Dr. Anjan Nibber sheds some light on a rare disease, garnering some publicity, and offers a lesson about brain health in this week’s blog… In 2011 the world mourned the death of Knut the polar bear, who had stolen the hearts of everyone who had visited the Berlin Zoo or who had followed his high profile career of modeling alongside celebrities like Leonardo DiCaprio. In 2012, Sussanah Calahan released her memoir Brain on Fire: My Month of Madness, which chronicled her struggle with NMDA receptor mediated-encephalitis. It was soon discovered that the same disease that Sussanah Calahan wrote about was
PYRROLOQUINOLINE QUINONE (PQQ)
An exciting new member of the Vitamin B Family.
WHAT IS PQQ?
In 2003, scientists discovered a compound called Pyrroloquinoline quinone (PQQ) that was classified as part of the B-Vitamin family. PQQ is considered an essential vitamin because our bodies do not produce it and therefore it must be obtained from food or supplements. It also falls under the B-Vitamin category because it plays a role in the metabolism of the essential amino acid lysine, which helps form collagen (essential to all connective tissues) and aids in the production of immune system components, hormones & enzymes.
WHAT DOES IT DO?
PQQ supports the mitochondria.
Each cell contains energy-producing structures called the mitochondria. While their primary role is to produce energy (in the form of ATP), the latest evidence is clearly showing that they also are intimately connected to inflammation, microbial infections, oxidative damage and to regulating cell lifespan. It is not surprising that any state of mitochondrial dysfunction is associated with many diseases and conditions, including chronic pain, ageing, obesity, diabetes, cardiovascular and neurological diseases and many others.
One of PQQs main functions is to work as an antioxidant within mitochondria, protecting them from oxidative damage.1 Preliminary evidence suggests that it may be thousands of times more powerful than vitamin C as an antioxidant as it can quench free radicals over 20,000 times while vitamin C can only do it 4 times before being used up.2 It also directly stimulates key enzymes in the mitochondria to boost energy production. The most exciting function of PQQ is that it is the only nutrient that can cause the spontaneous generation of new mitochondria within ageing cells
– a process known as mitochondrial biogenesis.2 No other nutrient can do this! Some experts feel that this effect could be the “fountain of youth” for mitochondrial function.
PQQ AND THE BRAIN
Some animal trials have shown interesting effects on nerve regeneration and growth.1 A 2003 study conducted in Japan tracked elderly patients and found that there was an improvement in memory after 12 weeks when PQQ and Coenzyme Q10 were supplemented together. Scientists believe PQQ’s neuroprotective benefits are due to
its antioxidant activity and ability to stimulate a powerful compound called Nerve Growth Factor (NGF) which repairs damaged nerves and promotes new growth. The Japanese study found that the antioxidant effect of PQQ was 30 times more effective than Vitamins C or E.3 PQQ has also been shown to delay the shrinking of the brain with age.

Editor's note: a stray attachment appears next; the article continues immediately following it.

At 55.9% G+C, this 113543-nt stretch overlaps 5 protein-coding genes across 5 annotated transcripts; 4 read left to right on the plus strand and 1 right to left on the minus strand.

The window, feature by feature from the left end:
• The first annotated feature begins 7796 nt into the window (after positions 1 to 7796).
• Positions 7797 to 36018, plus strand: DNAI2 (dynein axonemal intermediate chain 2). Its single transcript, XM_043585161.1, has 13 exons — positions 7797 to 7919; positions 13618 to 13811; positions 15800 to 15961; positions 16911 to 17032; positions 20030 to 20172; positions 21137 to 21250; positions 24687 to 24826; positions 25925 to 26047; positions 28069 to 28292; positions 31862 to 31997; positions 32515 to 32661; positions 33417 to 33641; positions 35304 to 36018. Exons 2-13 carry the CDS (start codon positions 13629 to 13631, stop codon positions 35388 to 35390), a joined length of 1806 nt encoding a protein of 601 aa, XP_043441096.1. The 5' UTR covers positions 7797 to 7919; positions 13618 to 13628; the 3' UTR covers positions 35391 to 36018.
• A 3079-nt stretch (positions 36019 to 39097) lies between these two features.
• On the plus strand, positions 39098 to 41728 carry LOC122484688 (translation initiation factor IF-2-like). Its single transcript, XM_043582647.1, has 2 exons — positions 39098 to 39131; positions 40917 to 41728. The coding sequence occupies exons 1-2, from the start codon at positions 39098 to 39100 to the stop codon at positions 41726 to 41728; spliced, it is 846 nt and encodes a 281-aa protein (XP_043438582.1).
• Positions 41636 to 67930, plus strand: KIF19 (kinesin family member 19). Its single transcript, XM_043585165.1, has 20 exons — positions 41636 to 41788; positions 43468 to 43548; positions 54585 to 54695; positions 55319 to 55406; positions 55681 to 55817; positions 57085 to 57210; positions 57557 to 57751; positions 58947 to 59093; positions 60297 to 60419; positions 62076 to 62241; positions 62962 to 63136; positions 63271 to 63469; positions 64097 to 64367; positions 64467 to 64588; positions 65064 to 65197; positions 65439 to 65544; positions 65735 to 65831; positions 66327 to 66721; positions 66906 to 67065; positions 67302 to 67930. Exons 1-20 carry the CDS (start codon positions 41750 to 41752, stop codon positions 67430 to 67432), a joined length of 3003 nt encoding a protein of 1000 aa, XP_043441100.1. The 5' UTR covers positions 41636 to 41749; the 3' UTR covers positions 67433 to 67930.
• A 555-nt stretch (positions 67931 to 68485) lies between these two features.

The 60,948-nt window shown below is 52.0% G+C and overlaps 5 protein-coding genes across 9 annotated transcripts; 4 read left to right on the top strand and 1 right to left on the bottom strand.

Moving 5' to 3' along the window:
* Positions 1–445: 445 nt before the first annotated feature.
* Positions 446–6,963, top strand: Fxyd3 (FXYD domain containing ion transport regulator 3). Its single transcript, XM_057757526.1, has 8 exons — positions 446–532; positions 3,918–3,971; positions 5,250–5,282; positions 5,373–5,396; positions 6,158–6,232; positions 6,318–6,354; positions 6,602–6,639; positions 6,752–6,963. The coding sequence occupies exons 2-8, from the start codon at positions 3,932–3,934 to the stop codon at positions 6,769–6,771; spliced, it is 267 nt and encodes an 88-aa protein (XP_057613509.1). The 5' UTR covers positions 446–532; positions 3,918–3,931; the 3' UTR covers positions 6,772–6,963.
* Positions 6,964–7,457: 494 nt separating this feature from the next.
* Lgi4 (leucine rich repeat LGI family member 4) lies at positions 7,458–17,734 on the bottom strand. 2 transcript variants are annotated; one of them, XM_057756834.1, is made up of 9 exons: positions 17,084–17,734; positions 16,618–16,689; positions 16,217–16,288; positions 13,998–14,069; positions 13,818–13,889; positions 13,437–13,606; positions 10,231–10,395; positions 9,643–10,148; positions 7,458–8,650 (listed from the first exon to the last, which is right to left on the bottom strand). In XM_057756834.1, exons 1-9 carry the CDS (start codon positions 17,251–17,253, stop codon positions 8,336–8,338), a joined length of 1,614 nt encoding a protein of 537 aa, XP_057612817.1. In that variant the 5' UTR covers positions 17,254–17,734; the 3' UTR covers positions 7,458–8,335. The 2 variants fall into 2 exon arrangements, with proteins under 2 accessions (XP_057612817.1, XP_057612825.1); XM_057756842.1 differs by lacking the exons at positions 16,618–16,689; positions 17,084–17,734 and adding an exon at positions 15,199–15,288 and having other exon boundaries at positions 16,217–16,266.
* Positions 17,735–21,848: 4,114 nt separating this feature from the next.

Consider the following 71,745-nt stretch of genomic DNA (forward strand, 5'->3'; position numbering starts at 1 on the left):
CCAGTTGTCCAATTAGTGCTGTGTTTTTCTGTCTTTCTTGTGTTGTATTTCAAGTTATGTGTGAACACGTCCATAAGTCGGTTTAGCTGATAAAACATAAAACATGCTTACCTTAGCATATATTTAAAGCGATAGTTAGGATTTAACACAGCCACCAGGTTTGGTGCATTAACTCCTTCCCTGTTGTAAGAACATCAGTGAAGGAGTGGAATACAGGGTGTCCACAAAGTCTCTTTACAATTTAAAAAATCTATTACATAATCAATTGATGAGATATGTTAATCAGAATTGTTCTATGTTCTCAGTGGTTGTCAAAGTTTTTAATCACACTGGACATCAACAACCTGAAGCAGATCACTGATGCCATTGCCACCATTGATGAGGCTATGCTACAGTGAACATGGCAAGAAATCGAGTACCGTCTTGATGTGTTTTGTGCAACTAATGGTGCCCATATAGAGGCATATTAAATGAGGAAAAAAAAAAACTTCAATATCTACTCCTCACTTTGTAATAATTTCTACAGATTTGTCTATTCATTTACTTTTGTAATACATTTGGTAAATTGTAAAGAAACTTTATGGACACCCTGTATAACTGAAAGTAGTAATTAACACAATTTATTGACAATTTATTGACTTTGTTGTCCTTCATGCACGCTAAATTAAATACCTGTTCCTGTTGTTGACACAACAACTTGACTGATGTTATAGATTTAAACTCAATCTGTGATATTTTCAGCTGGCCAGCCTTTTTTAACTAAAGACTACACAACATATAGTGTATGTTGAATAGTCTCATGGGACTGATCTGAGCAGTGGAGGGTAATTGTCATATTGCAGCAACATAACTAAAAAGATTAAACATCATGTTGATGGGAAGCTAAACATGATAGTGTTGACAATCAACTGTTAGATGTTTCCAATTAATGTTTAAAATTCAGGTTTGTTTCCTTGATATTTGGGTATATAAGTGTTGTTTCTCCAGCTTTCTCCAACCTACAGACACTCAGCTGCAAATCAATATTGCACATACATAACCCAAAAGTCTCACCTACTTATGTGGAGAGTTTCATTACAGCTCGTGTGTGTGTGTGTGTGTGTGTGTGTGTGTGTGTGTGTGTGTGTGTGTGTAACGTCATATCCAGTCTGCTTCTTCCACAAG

To further support PQQ’s brain supportive actions, a more recent study found PQQ supplementation can directly reduce inflammation and improve mitochondrial function in human subjects.4
These benefits also make PQQ useful to improve heart function and many other chronic diseases.
HOW MUCH PQQ SHOULD I TAKE?
Since PQQ is a vitamin and can’t be produced by the body, it must be consumed. The highest amounts are found in foods such as breast milk, cocoa powder, kiwifruit, papaya, tofu and green peppers. Food sources contain microgram (mcg) doses (i.e. an average kiwi fruit contains 2mcg of PPQ) which may be enough to prevent deficiency as part of a healthy diet. These doses are similar to other water-soluble B vitamins such as folic acid, but to get therapeutic benefits the existing research used doses of 20mg (not mcg) or more. In neurological conditions or chronic health issues, larger milligram doses will most likely be needed.
- PQQ is a recently discovered compound that is part of the B-vitamin family.
- PQQ increases cellular energy production and nerve growth factors.
- PQQ has the unique ability to increase the number of mitochondria. No other natural substances have this ability.
- PQQ has been proven in research to improve memory and brain health in combination with CoQ10.
- PQQ is found in foods in small doses but must be supplemented to get therapeutic benefits.
1. Rucker R, Chowanadisai W, Nakano M. Potential physiological importance of pyrroloquinoline quinone. Altern Med Rev. 2009;14(3):268-277
2. Zhang L, Liu J, Cheng C, Yuan Y, Yu B, Shen A, Yan M. The neuroprotective effect of pyrroloquinoline quinone on traumatic brain injury. J Neurotrauma. 2012 Mar 20;29(5):851-64. Epub 2011 Dec 20.
3. Nakano M, Ubukata K, Yamamoto T, Yamaguchi H.Effect of Pyrroloquinoline Quinone (PQQ) on Mental Status of Middle-Aged and Elderly Persons. 2007
4. Harris CB, Chowanadisai W, Mishchuk DO, et al. Dietary pyrroloquinoline quinone (PQQ) alters indicators of inflammation and mitochondrial-related metabolism in human subjects. J Nutr Biochem. 2013;24(12):2076-2084.